Funk and R&B
About Funk and the Rock & Roll Hall of Fame
Funk, an heir to and an outgrowth of soul music, is unquestionably the most raw and aggressive form of rhythm and blues.
Drawing on African, syncopated polyrhythms and a more freeform jamming structure, the origins of funk date back to James Brown’s mid-1960s soul hits “Papa’s Got a Brand New Bag” (1965) and “Cold Sweat” (1967). Brown’s band members played off each other to establish a groove and worked it relentlessly. Scratching guitar chords and hard horn riffs made for an ensemble that could not be tighter.
Keith Richards witnessed James Brown and his band the Famous Flames at the Apollo Theatre in Harlem in 1964. “On stage, James would snap his fingers if he thought somebody had missed a beat or hit a wrong note, and you could see a player’s face fall,” recalled Richards. “He would signal the fine he had imposed with his fingers.”
"I Got You (I Feel Good)"James Brown performs "I Got You (I Feel Good)" at the Concert for the Rock & Roll Hall of Fame in 1995
"I Got You (I Feel Good)"
Funk is a force that tore the roof off the sucker that is modern music.
Jimi Hendrix also had a major influence on the soul guitar sound. The blues rock and psychedelia he was playing was transformative. His technical ability and painterly application of such effects as wah-wah and distortion transformed the sound of rock, funk and everything that followed.
Sly and the Family Stone had started out in 1966 as a soul band influenced by psychedelic music; by 1969 they were a full-on funk ensemble. The trailblazing racially-integrated group had a series of funky soul hits including “Dance to the Music” (1967) and “Thank You (Falettinme Be Mice Elf Agin)” (1969).
Funk’s watershed moment arrived when Brown released “Get Up (I Feel Like a) Sex Machine (1970).” With a super hard groove and a minimalist arrangement, Brown sang with a freeform stream of consciousness and well-placed shouts, gasps and wordless utterances. Brown’s work evolved into the brand of funk favored by George Clinton and his iconic bands Parliament and Funkadelic, who defined the melting pot known as funk: a freeform melding of rhythm and blues, jazz, gospel and psychedelic rock. The tight ensemble playing prefigured everything from hip hop to techno and alternative. Latter-day disciples include Michael Jackson, Prince, the Red Hot Chili Peppers, Outkast and Bruno Mars.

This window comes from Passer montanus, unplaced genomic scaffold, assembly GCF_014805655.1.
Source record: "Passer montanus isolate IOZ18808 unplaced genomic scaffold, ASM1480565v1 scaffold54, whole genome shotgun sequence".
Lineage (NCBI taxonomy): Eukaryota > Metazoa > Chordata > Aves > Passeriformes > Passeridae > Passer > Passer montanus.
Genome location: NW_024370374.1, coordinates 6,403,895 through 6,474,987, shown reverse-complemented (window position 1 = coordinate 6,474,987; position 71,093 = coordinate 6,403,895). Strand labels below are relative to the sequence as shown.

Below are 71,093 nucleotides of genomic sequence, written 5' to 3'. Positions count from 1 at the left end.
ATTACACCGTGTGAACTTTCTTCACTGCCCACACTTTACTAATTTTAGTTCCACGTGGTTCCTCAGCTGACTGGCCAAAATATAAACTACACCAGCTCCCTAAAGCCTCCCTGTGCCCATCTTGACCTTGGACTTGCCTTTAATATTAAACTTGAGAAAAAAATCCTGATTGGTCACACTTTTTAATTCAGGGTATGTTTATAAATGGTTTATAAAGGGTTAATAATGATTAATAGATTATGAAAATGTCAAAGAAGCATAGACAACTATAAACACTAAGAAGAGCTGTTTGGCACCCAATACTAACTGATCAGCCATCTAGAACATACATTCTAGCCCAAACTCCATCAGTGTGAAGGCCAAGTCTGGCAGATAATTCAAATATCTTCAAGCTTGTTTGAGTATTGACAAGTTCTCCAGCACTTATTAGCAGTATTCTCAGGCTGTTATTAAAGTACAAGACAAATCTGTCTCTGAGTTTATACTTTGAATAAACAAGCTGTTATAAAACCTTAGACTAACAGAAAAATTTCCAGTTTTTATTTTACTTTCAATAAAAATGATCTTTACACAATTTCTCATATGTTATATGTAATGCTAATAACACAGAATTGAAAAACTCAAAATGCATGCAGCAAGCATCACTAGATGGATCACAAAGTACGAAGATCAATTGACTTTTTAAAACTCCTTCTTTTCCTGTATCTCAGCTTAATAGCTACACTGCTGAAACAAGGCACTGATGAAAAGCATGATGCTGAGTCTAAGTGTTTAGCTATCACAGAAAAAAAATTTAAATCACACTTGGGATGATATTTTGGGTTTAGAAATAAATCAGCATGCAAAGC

At George Clinton and P-Funk’s 1993 induction into the Rock Hall, Prince said it all when he paraphrased Parliament’s iconic 1976 single “Give Up the Funk”: “Funk is a force that tore the roof off the sucker that is modern music.”
R&B and the Rock & Roll Hall of Fame
Emerging in the mid-to-late 1930s, the hot, uptempo sound of rhythm & blues was a citified, uptown retort to country ways by an increasingly urbanized Black population. The term was created to replace “race music,” after it was deemed offensive. The genre capitalized on new amplification technology and the advent of the electric guitar, which took a prominent role in the makeup of bands. Yet at its root, R&B remained an amalgam of gospel, swing and blues, whether played by a big band like Joe Turner’s or a small combo such as Louis Jordan’s Tympany Five, whether sung by a macho belter like James Brown or a sassy soul diva such as LaVern Baker.
Joe Turner rates as the first major figure in R&B and a founding father of rock & roll. (“A different name for the same music I had been signing all my life,” he once said.) Louis Jordan joined Turner in laying the foundation for R&B in the 1940s, cutting one swinging rhythm & blues masterpiece after another.
Other cornerstones of R&B and its transformation into rock & roll include Etta James, Fats Domino, Roy Brown, Little Richard and Ruth Brown. Not the least of R&B’s legacy was its perpetuation of the group-harmony tradition as heard in the vocal blend of “doo-wop” groups like the Orioles, the Ravens and the Dominoes. The tradition of the genre continues to live on through contemporary artists like Mariah Carey, Usher, Jennifer Hudson, John Legend, Alicia Keys and Beyoncé.
"Mama He Treats Your Daughter Mean"Ruth Brown with Bonnie Raitt perform "Mama He Treats Your Daughter Mean" at the 1993 Rock & Roll Hall of Fame Induction Ceremony
"Mama He Treats Your Daughter Mean"
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